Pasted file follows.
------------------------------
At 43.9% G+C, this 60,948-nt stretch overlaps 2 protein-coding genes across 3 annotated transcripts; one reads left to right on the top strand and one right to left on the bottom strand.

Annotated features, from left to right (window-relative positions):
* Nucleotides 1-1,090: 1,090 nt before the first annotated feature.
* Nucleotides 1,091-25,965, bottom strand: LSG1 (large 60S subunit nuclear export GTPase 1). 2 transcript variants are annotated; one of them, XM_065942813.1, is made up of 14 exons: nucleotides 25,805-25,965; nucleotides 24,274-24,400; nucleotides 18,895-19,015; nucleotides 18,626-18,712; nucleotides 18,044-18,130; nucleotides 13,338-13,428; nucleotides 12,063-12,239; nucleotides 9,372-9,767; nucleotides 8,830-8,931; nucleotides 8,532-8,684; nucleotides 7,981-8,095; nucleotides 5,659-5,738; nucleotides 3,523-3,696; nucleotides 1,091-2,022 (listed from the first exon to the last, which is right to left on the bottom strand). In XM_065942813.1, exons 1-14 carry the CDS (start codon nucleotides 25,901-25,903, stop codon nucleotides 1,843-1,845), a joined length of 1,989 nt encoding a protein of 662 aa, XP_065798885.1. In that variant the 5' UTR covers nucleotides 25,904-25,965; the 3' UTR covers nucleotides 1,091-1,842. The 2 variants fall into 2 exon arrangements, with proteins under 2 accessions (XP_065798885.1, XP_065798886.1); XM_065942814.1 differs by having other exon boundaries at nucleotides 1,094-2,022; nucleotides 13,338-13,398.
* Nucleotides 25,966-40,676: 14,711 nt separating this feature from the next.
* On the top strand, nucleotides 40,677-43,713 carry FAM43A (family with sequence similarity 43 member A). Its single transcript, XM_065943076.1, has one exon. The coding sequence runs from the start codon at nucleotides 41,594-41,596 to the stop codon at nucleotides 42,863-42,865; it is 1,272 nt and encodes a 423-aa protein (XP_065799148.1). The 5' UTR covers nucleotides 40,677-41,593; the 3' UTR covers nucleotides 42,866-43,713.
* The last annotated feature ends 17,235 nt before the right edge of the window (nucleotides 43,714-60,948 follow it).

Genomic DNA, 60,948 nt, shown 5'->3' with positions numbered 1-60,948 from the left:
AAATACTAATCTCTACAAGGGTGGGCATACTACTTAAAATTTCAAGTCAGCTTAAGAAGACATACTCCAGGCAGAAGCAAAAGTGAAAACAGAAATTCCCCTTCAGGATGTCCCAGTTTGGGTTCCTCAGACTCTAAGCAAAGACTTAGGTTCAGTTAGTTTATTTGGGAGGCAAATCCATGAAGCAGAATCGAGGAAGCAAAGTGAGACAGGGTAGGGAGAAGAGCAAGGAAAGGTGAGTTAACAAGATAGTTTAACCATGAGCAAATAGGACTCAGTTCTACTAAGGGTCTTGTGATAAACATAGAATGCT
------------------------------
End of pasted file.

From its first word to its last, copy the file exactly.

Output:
At 43.9% G+C, this 60,948-nt stretch overlaps 2 protein-coding genes across 3 annotated transcripts; one reads left to right on the top strand and one right to left on the bottom strand.

Annotated features, from left to right (window-relative positions):
* Nucleotides 1-1,090: 1,090 nt before the first annotated feature.
* Nucleotides 1,091-25,965, bottom strand: LSG1 (large 60S subunit nuclear export GTPase 1). 2 transcript variants are annotated; one of them, XM_065942813.1, is made up of 14 exons: nucleotides 25,805-25,965; nucleotides 24,274-24,400; nucleotides 18,895-19,015; nucleotides 18,626-18,712; nucleotides 18,044-18,130; nucleotides 13,338-13,428; nucleotides 12,063-12,239; nucleotides 9,372-9,767; nucleotides 8,830-8,931; nucleotides 8,532-8,684; nucleotides 7,981-8,095; nucleotides 5,659-5,738; nucleotides 3,523-3,696; nucleotides 1,091-2,022 (listed from the first exon to the last, which is right to left on the bottom strand). In XM_065942813.1, exons 1-14 carry the CDS (start codon nucleotides 25,901-25,903, stop codon nucleotides 1,843-1,845), a joined length of 1,989 nt encoding a protein of 662 aa, XP_065798885.1. In that variant the 5' UTR covers nucleotides 25,904-25,965; the 3' UTR covers nucleotides 1,091-1,842. The 2 variants fall into 2 exon arrangements, with proteins under 2 accessions (XP_065798885.1, XP_065798886.1); XM_065942814.1 differs by having other exon boundaries at nucleotides 1,094-2,022; nucleotides 13,338-13,398.
* Nucleotides 25,966-40,676: 14,711 nt separating this feature from the next.
* On the top strand, nucleotides 40,677-43,713 carry FAM43A (family with sequence similarity 43 member A). Its single transcript, XM_065943076.1, has one exon. The coding sequence runs from the start codon at nucleotides 41,594-41,596 to the stop codon at nucleotides 42,863-42,865; it is 1,272 nt and encodes a 423-aa protein (XP_065799148.1). The 5' UTR covers nucleotides 40,677-41,593; the 3' UTR covers nucleotides 42,866-43,713.
* The last annotated feature ends 17,235 nt before the right edge of the window (nucleotides 43,714-60,948 follow it).

Genomic DNA, 60,948 nt, shown 5'->3' with positions numbered 1-60,948 from the left:
AAATACTAATCTCTACAAGGGTGGGCATACTACTTAAAATTTCAAGTCAGCTTAAGAAGACATACTCCAGGCAGAAGCAAAAGTGAAAACAGAAATTCCCCTTCAGGATGTCCCAGTTTGGGTTCCTCAGACTCTAAGCAAAGACTTAGGTTCAGTTAGTTTATTTGGGAGGCAAATCCATGAAGCAGAATCGAGGAAGCAAAGTGAGACAGGGTAGGGAGAAGAGCAAGGAAAGGTGAGTTAACAAGATAGTTTAACCATGAGCAAATAGGACTCAGTTCTACTAAGGGTCTTGTGATAAACATAGAATGCT